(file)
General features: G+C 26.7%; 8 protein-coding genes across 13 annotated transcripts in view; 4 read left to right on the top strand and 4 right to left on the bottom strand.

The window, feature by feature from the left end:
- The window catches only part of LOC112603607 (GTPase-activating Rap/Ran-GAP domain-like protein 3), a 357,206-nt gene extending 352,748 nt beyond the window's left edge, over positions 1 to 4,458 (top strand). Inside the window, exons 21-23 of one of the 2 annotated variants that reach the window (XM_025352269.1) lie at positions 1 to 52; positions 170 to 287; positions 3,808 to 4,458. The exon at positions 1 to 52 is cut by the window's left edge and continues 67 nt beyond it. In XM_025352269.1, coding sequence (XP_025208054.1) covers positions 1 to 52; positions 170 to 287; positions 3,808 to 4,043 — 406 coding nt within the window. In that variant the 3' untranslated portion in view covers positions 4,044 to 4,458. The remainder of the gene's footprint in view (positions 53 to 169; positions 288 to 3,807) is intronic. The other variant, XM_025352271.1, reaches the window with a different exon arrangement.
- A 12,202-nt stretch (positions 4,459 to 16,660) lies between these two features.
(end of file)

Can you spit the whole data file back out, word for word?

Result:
General features: G+C 26.7%; 8 protein-coding genes across 13 annotated transcripts in view; 4 read left to right on the top strand and 4 right to left on the bottom strand.

The window, feature by feature from the left end:
- The window catches only part of LOC112603607 (GTPase-activating Rap/Ran-GAP domain-like protein 3), a 357,206-nt gene extending 352,748 nt beyond the window's left edge, over positions 1 to 4,458 (top strand). Inside the window, exons 21-23 of one of the 2 annotated variants that reach the window (XM_025352269.1) lie at positions 1 to 52; positions 170 to 287; positions 3,808 to 4,458. The exon at positions 1 to 52 is cut by the window's left edge and continues 67 nt beyond it. In XM_025352269.1, coding sequence (XP_025208054.1) covers positions 1 to 52; positions 170 to 287; positions 3,808 to 4,043 — 406 coding nt within the window. In that variant the 3' untranslated portion in view covers positions 4,044 to 4,458. The remainder of the gene's footprint in view (positions 53 to 169; positions 288 to 3,807) is intronic. The other variant, XM_025352271.1, reaches the window with a different exon arrangement.
- A 12,202-nt stretch (positions 4,459 to 16,660) lies between these two features.